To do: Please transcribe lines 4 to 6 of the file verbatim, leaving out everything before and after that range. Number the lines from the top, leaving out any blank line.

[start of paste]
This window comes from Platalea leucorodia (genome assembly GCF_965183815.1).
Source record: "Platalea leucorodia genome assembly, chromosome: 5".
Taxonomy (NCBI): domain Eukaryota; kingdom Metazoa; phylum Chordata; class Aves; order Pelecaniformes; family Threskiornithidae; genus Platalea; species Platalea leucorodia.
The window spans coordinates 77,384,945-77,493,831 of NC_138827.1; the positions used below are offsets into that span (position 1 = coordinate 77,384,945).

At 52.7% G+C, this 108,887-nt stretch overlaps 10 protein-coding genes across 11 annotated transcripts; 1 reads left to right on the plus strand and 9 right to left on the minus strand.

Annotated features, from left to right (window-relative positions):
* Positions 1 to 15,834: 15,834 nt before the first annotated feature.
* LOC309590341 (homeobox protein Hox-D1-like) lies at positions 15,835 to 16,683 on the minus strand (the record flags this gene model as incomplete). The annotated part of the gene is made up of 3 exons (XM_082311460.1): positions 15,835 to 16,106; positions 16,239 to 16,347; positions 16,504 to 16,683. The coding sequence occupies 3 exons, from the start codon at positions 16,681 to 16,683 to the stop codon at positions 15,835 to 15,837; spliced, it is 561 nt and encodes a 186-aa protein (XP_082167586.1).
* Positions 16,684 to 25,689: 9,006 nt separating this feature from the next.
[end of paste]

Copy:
The window spans coordinates 77,384,945-77,493,831 of NC_138827.1; the positions used below are offsets into that span (position 1 = coordinate 77,384,945).

At 52.7% G+C, this 108,887-nt stretch overlaps 10 protein-coding genes across 11 annotated transcripts; 1 reads left to right on the plus strand and 9 right to left on the minus strand.

Annotated features, from left to right (window-relative positions):